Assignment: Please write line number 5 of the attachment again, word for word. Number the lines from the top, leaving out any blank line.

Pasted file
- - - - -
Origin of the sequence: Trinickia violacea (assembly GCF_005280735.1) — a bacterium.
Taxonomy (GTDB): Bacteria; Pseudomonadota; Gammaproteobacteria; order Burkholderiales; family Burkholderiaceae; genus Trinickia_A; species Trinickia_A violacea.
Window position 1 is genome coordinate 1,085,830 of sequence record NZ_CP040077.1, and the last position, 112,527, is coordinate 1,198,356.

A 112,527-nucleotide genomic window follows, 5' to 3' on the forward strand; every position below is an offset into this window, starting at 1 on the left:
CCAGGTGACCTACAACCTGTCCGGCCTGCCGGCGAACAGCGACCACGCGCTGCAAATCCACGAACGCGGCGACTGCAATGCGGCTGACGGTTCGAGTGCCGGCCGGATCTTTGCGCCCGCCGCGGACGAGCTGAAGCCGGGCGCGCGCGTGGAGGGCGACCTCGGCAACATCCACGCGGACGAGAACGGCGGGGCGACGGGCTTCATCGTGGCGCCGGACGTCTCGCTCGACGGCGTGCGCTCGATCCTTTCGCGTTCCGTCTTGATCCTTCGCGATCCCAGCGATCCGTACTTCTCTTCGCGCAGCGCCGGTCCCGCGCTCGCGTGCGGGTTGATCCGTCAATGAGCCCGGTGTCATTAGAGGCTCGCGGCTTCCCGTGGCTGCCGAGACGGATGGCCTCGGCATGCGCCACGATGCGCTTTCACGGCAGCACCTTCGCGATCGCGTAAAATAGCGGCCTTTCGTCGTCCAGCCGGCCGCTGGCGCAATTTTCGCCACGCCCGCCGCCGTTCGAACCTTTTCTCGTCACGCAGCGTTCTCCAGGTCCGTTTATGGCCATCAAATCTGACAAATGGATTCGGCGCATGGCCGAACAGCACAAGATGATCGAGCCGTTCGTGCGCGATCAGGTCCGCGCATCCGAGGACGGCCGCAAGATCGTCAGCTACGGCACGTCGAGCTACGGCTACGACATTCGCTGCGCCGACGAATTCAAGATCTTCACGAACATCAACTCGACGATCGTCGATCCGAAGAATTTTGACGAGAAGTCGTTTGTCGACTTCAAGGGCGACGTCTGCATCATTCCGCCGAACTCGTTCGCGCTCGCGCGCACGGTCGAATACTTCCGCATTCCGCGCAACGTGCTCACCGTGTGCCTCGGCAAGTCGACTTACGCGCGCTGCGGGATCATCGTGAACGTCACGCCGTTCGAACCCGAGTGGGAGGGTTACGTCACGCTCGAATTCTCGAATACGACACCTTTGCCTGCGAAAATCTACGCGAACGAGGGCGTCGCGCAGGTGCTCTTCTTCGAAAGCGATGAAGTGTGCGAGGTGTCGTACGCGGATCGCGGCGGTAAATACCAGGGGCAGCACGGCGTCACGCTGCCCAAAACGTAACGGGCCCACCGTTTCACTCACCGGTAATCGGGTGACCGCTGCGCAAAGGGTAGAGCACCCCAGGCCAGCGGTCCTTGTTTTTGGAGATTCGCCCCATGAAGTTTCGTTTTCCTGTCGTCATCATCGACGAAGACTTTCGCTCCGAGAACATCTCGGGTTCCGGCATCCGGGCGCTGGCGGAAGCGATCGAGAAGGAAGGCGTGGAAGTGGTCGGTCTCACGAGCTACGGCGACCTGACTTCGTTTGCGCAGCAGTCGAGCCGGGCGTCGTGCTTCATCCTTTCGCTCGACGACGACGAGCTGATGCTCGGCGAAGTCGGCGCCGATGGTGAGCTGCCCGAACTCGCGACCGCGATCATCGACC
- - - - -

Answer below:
CCAGGTGACCTACAACCTGTCCGGCCTGCCGGCGAACAGCGACCACGCGCTGCAAATCCACGAACGCGGCGACTGCAATGCGGCTGACGGTTCGAGTGCCGGCCGGATCTTTGCGCCCGCCGCGGACGAGCTGAAGCCGGGCGCGCGCGTGGAGGGCGACCTCGGCAACATCCACGCGGACGAGAACGGCGGGGCGACGGGCTTCATCGTGGCGCCGGACGTCTCGCTCGACGGCGTGCGCTCGATCCTTTCGCGTTCCGTCTTGATCCTTCGCGATCCCAGCGATCCGTACTTCTCTTCGCGCAGCGCCGGTCCCGCGCTCGCGTGCGGGTTGATCCGTCAATGAGCCCGGTGTCATTAGAGGCTCGCGGCTTCCCGTGGCTGCCGAGACGGATGGCCTCGGCATGCGCCACGATGCGCTTTCACGGCAGCACCTTCGCGATCGCGTAAAATAGCGGCCTTTCGTCGTCCAGCCGGCCGCTGGCGCAATTTTCGCCACGCCCGCCGCCGTTCGAACCTTTTCTCGTCACGCAGCGTTCTCCAGGTCCGTTTATGGCCATCAAATCTGACAAATGGATTCGGCGCATGGCCGAACAGCACAAGATGATCGAGCCGTTCGTGCGCGATCAGGTCCGCGCATCCGAGGACGGCCGCAAGATCGTCAGCTACGGCACGTCGAGCTACGGCTACGACATTCGCTGCGCCGACGAATTCAAGATCTTCACGAACATCAACTCGACGATCGTCGATCCGAAGAATTTTGACGAGAAGTCGTTTGTCGACTTCAAGGGCGACGTCTGCATCATTCCGCCGAACTCGTTCGCGCTCGCGCGCACGGTCGAATACTTCCGCATTCCGCGCAACGTGCTCACCGTGTGCCTCGGCAAGTCGACTTACGCGCGCTGCGGGATCATCGTGAACGTCACGCCGTTCGAACCCGAGTGGGAGGGTTACGTCACGCTCGAATTCTCGAATACGACACCTTTGCCTGCGAAAATCTACGCGAACGAGGGCGTCGCGCAGGTGCTCTTCTTCGAAAGCGATGAAGTGTGCGAGGTGTCGTACGCGGATCGCGGCGGTAAATACCAGGGGCAGCACGGCGTCACGCTGCCCAAAACGTAACGGGCCCACCGTTTCACTCACCGGTAATCGGGTGACCGCTGCGCAAAGGGTAGAGCACCCCAGGCCAGCGGTCCTTGTTTTTGGAGATTCGCCCCATGAAGTTTCGTTTTCCTGTCGTCATCATCGACGAAGACTTTCGCTCCGAGAACATCTCGGGTTCCGGCATCCGGGCGCTGGCGGAAGCGATCGAGAAGGAAGGCGTGGAAGTGGTCGGTCTCACGAGCTACGGCGACCTGACTTCGTTTGCGCAGCAGTCGAGCCGGGCGTCGTGCTTCATCCTTTCGCTCGACGACGACGAGCTGATGCTCGGCGAAGTCGGCGCCGATGGTGAGCTGCCCGAACTCGCGACCGCGATCATCGACC